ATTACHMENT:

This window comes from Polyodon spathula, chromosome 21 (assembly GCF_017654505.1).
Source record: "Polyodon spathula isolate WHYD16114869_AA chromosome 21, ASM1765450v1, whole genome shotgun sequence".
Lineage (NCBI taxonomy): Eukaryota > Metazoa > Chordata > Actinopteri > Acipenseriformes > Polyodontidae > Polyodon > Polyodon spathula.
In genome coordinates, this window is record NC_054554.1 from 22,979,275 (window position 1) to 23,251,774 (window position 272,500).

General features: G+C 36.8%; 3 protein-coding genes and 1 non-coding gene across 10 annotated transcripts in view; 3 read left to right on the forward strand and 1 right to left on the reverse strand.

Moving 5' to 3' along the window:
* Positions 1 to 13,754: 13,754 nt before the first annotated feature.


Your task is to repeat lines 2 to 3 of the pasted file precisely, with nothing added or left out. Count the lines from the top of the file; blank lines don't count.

Source record: "Polyodon spathula isolate WHYD16114869_AA chromosome 21, ASM1765450v1, whole genome shotgun sequence".
Lineage (NCBI taxonomy): Eukaryota > Metazoa > Chordata > Actinopteri > Acipenseriformes > Polyodontidae > Polyodon > Polyodon spathula.